Illustrated by Boris Kulikov Published August 2006
Max’s brothers have grand collections that everyone makes a big fuss over. Benjamin collects stamps and Karl collects coins, and neither one will share with their little brother. So Max decides to start a collection of his own. He’s going to collect words. He starts with small words that he cuts out of newspapers and magazines, but soon his collection has spilled out into the hall. All the while, his brothers are watching. Benjamin brags that he has one thousand stamps. Karl is just a few coins short of five hundred. But a thousand stamps is really just a bunch of stamps, and a lot of coins is only a heap of money. A pile of words, however, can make a story.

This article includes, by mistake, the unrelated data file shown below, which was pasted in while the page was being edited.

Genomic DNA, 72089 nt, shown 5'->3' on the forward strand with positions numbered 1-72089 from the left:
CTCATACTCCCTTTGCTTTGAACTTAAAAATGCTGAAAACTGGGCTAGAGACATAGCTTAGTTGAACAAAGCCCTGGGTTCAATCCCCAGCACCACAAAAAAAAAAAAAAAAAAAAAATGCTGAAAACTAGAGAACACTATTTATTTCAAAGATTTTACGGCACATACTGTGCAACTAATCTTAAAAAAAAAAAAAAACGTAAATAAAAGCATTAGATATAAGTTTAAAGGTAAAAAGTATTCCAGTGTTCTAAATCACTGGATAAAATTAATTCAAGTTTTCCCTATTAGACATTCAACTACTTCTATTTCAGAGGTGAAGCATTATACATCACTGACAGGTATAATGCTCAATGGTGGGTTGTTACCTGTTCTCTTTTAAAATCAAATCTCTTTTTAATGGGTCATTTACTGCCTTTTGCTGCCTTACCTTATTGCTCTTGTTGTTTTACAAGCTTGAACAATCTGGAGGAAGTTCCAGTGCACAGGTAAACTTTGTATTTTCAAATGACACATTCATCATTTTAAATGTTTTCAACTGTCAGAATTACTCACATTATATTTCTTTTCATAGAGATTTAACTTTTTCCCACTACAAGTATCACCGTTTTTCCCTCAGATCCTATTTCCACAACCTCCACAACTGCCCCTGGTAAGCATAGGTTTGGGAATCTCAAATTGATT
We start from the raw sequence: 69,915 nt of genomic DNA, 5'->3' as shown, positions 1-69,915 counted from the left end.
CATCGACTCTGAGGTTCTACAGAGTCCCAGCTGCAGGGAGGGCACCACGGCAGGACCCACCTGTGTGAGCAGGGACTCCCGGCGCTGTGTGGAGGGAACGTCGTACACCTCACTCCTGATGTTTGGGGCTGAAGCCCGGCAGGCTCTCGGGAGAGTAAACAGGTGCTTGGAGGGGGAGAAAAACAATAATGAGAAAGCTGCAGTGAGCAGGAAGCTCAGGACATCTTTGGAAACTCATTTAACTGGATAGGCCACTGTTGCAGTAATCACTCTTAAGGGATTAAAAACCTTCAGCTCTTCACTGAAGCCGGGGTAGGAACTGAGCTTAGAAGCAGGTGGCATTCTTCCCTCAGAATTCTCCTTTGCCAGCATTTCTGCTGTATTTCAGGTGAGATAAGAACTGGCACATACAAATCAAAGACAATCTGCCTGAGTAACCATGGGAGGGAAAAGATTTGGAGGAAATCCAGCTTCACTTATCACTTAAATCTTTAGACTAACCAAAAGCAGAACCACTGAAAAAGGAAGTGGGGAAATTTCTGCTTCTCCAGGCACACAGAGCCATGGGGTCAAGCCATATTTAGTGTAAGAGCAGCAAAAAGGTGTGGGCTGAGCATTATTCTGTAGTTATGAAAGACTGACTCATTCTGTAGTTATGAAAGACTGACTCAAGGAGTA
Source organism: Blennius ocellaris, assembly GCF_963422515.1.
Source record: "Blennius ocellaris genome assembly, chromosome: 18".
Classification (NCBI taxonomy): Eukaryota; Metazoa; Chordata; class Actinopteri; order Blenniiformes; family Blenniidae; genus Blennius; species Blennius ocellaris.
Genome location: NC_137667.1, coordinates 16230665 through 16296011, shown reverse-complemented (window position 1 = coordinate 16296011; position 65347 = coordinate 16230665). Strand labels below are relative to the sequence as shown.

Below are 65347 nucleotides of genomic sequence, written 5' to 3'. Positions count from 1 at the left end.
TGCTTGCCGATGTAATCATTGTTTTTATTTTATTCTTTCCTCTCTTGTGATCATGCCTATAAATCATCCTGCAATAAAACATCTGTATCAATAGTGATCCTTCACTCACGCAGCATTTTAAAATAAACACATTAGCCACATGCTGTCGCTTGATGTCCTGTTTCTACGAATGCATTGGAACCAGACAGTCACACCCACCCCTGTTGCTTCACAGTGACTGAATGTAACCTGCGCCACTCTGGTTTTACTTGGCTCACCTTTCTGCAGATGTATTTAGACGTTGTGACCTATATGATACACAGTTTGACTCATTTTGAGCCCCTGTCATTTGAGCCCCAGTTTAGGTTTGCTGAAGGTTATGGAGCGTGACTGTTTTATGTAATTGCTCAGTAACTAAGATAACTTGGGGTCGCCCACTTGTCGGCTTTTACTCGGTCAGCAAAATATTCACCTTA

Bright, bold pictures incorporating clever wordplay accompany this highly original tale about a younger brother’s ingenuity.
School Library Journal
Imaginative, softly colored illustrations reveal the gathered words scattered all over the pages. They are fine examples of concrete poetry: HUNGRY has a chunk bitten out of it; ALLIGATOR has teeth and an eye peering from the R; BASEBALL is printed in the shape of a bat. The text is set in a variety of styles and sometimes curves around the piles of Maxs collection. This tale pays homage to the written word and may get children thinking about cutting and pasting their own stories or creating concrete poetry. -–Maryann H. Owen, Racine Public Library, WI
Kulikov’s signature style, which incorporates exaggerated expressions, unusual perspectives, and big-eyed characters, is a perfect match for Banks’ clever tale. Kids are naturally inclined to collect things, and the idea of accumulating something intangible in this delightful homage to storytelling will intrigue them. In a word: captivating. –Julie Cummins